The word­ing echoes con­cerns voiced by Trump, who has said trade must be fair as well as open and must ben­e­fit Amer­i­can com­pa­nies and work­ers. He has fo­cused on trade re­la­tion­ships where other coun­tries run large sur­pluses with the U.S., mean­ing they sell more to U.S. con­sumers than they buy from Amer­i­can com­pa­nies.

That’s in con­trast to the ap­proach fa­vored by Merkel and the EU, who stress mul­ti­lat­eral trade frame­works such as the World Trade Or­ga­ni­za­tion.

More broadly, con­cerns about trade and its impact on work­ers fig­ured large in the 2016 U.S. pres­i­den­tial elec­tion and in Bri­tain’s ref­er­en­dum vote to leave the Euro­pean Union, a free­trade bloc.

Yet pro-trade of­fi­cials from the Euro­pean Union pointed out that the lan­guage in the G20 state­ment con­tains no de­par­ture from the cur­rent global sys­tem of reg­u­la­tion, which al­ready al­lows coun­tries to take de­fen­sive mea­sures within the rules of the WTO. Those can in­clude im­port taxes that off­set un­fair prac­tices such as gov­ern­ment sub­si­dies or be­low-cost pric­ing.

De­spite the trade agree­ment, the sum­mit was marked by clash­ing vi­sions, es­pe­cially where Washington and the Euro­pean Union were con­cerned.

The EU demon­strated its will­ing­ness to move ahead with free trade de­spite Trump by an­nounc­ing a trade agree­ment with Ja­pan on the eve of the sum­mit.

On cli­mate, sum­mit deputies worked un­til shortly be­fore the end­ing news con­fer­ences to hash out a three-part fudge that every­one could sign. That meant a first sec­tion with a broad pledge to fight cli­mate change in gen­eral; a sep­a­rate para­graph carved out that ac­knowl­edged the U.S. did not sup­port the Paris deal; and a third para­graph in which the other 19 mem­bers reaf­firmed their sup­port for the deal.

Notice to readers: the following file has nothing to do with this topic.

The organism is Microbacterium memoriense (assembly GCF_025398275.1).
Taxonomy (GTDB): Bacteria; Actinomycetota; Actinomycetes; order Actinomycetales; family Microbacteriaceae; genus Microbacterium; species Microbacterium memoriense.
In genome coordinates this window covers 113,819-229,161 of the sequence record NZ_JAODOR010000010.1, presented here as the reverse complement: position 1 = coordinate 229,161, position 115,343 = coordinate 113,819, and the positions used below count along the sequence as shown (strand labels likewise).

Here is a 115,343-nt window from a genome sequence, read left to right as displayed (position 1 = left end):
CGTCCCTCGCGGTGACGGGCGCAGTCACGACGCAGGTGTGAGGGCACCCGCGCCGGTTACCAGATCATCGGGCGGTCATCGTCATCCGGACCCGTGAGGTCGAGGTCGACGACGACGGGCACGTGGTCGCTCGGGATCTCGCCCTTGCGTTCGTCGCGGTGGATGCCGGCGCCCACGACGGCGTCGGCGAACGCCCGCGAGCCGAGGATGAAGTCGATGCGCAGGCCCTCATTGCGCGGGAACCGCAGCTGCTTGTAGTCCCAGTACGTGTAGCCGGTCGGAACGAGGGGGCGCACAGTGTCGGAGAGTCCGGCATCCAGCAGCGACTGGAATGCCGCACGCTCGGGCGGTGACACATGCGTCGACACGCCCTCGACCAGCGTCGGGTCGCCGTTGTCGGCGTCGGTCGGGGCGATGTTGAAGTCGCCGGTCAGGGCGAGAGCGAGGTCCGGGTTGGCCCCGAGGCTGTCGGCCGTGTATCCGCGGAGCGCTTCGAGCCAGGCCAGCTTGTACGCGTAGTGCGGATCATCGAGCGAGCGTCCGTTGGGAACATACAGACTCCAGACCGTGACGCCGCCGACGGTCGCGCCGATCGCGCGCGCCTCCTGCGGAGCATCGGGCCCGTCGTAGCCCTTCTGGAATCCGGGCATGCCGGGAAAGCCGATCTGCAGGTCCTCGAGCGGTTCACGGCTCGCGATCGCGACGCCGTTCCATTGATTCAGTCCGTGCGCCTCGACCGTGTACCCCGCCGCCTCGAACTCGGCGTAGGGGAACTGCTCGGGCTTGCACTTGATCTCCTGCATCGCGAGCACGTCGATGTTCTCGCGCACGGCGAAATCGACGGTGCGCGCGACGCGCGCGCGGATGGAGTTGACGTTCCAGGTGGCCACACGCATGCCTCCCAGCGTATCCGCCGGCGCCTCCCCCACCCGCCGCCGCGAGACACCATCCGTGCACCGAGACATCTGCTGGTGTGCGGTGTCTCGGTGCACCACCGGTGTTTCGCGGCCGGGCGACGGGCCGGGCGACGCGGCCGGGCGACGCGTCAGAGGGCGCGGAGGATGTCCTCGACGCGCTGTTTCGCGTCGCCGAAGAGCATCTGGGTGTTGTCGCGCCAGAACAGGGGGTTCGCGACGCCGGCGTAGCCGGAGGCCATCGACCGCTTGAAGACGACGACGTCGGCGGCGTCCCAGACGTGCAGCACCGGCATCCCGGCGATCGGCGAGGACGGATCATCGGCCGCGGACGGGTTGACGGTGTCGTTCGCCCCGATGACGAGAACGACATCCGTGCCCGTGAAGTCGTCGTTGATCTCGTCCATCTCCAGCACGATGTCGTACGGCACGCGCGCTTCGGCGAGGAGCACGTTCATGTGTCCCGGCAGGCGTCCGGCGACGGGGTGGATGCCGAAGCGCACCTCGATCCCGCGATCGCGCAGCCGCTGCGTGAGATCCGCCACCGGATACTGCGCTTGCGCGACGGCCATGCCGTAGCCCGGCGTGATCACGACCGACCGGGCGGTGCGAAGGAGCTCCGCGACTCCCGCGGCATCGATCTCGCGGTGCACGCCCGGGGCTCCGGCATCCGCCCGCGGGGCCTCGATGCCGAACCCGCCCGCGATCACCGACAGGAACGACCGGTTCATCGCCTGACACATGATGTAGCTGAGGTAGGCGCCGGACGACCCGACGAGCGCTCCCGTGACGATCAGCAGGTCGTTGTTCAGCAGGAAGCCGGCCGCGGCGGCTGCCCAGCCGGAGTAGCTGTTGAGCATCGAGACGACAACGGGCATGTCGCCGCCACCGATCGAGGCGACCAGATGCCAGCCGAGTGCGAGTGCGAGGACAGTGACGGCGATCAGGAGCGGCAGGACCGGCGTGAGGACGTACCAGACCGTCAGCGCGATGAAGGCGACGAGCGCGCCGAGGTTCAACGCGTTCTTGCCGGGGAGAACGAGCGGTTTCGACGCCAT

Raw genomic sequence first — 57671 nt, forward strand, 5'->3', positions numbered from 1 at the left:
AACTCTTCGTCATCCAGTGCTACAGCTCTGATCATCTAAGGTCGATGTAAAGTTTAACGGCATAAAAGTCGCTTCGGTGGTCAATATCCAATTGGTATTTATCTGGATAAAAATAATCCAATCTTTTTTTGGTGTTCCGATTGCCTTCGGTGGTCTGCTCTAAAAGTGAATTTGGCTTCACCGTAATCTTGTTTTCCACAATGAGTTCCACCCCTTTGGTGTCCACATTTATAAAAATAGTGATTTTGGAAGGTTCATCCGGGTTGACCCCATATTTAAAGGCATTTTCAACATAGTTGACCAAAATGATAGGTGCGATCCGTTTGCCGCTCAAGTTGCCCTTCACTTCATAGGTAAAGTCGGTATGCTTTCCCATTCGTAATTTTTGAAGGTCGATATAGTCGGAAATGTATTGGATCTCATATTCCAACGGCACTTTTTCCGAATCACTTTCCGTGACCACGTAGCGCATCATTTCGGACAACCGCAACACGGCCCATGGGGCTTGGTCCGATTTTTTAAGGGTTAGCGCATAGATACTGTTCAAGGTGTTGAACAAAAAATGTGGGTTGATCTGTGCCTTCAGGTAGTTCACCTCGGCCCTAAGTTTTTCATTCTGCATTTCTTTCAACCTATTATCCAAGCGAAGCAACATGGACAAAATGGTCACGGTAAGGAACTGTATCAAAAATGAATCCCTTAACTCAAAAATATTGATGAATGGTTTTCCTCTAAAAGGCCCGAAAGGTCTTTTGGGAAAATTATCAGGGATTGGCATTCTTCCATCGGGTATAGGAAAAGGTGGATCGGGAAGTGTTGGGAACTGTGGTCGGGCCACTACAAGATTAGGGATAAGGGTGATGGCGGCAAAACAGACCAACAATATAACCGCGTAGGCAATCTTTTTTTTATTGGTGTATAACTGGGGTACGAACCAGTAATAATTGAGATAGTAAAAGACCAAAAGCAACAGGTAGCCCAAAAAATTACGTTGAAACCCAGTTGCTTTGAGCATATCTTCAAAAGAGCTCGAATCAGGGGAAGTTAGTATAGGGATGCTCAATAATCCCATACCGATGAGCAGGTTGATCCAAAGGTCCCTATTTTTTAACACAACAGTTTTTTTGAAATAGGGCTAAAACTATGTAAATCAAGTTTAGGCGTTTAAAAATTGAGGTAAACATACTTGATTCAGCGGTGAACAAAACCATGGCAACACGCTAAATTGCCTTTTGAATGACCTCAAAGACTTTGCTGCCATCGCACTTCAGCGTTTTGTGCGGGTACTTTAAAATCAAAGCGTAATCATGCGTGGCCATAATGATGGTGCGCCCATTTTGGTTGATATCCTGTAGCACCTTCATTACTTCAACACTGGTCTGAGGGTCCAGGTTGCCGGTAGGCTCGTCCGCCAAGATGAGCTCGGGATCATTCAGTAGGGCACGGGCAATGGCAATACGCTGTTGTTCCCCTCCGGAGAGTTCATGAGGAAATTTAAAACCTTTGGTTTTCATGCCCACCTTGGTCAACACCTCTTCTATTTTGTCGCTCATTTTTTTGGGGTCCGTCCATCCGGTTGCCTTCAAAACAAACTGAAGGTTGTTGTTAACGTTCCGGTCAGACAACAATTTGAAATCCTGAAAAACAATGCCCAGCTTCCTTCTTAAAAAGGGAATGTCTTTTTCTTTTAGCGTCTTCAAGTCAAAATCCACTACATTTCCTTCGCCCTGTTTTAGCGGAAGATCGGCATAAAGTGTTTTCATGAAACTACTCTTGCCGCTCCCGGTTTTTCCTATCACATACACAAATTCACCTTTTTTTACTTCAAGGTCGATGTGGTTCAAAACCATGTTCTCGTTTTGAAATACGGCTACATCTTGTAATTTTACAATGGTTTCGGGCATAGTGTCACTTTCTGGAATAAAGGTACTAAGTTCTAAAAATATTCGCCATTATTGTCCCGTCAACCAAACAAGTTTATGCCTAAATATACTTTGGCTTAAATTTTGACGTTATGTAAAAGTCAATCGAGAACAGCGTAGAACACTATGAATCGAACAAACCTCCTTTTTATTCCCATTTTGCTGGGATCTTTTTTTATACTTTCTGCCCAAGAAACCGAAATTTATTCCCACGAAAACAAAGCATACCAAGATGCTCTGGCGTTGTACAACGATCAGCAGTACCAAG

Ad­vo­cates for ef­forts against global warm­ing ex­pressed re­lief that the other coun­tries had re­mained unan­i­mous in sup­port of the Paris ac­cords.

“The U.S. has ob­vi­ously been clear about where it stands with the Paris Agree­ment, but it is heart­en­ing that 19 other coun­tries reaf­firmed their com­mit­ment to the agree­ment,” said Thoriq Ibrahim, min­is­ter of en­ergy and en­vi­ron­ment for the Mal­dives and Chair of the Al­liance of Small Is­land States.

The re­sults of the sum­mit aren’t ab­so­lutely de­ci­sive, on either the trade or the cli­mate is­sue. The no­pro­tec­tion pledge was often vi­o­lated, in­creas­ingly in harder-to-de­tect ways such as tax breaks for home industries rather than ob­vi­ous im­port taxes.

Mean­while, fail­ure to agree on cli­mate doesn’t stop coun­tries from mov­ing ahead in meet­ing the Paris agree­ment’s goals, or ex­ceed them if they want to. Ad­di­tion­ally, U.S. states and pri­vate com­pa­nies can pur­sue lower emis­sions on their own.

G20 agree­ments are state­ments of in­tent and rely on gov­ern­ments them­selves to fol­low through. Still, they set the tone for global pol­i­cy­mak­ing and en­able peer pressure when they’re not fol­lowed.